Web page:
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Goblet cell in mucosal lining of the small intestine, TEM

Goblet cell in mucosal lining of the small intestine, TEM

C032/0597

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Credit

DENNIS KUNKEL MICROSCOPY / SCIENCE PHOTO LIBRARY DENNIS KUNKEL MICROSCOPY / SCIENCE PHOTO LIBRARY

Caption

Goblet cell (blue-green) in the mucosal lining of the small intestine (part of the digestive tract), coloured transmission electron micrograph (TEM). A goblet cell secretes the mucus to protect the lining of the intestine and helps neutralize stomach acid. Inside the goblets cells are many mucigen granules (blue). When these are released into the intestine they will combine with water to form mucin, the main constituent of mucus. Surrounding the goblet cell are columnar epithelial cells (blue cell membrane outline; orange nucleus; red mitochondria). The brush-like surface of the columnar epithelial cells consists of microvilli (yellow), tiny finger-like projections, which increase the surface area available for absorption of nutrients such as lipids, proteins and fat-soluble vitamins. The intestinal lining is supplied with a rich network of blood vessels (not seen) to transport the nutrients around the body. Magnification: x720 when shortest axis printed at 25 millimetres.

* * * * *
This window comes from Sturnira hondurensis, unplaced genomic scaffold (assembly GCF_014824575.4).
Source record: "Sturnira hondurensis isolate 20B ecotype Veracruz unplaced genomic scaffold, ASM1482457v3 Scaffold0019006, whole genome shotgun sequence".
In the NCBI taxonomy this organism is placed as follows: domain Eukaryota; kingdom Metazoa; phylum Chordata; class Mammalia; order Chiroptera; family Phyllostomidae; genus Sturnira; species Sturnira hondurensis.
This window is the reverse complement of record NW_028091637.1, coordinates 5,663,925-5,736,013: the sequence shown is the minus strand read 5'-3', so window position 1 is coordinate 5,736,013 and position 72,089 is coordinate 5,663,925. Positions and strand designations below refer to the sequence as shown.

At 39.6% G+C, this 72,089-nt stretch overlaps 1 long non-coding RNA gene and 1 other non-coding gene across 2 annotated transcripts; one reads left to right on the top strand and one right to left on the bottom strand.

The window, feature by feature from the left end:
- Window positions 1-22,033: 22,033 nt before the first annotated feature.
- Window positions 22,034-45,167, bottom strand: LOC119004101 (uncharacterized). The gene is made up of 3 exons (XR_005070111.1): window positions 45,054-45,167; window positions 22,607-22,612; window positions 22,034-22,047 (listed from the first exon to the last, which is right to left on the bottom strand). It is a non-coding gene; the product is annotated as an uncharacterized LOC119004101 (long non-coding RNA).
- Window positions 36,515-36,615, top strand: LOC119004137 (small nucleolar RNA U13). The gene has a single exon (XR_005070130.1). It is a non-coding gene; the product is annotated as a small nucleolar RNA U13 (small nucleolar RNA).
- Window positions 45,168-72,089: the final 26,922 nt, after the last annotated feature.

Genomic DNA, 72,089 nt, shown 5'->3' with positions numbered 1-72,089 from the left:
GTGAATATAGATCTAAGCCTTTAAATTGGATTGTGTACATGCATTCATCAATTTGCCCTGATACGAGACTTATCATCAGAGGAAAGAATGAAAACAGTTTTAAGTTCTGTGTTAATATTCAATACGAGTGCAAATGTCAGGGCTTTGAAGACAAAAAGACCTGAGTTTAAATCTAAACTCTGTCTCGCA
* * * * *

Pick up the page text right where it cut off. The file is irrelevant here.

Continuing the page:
Release details

Model release not required. Property release not required.

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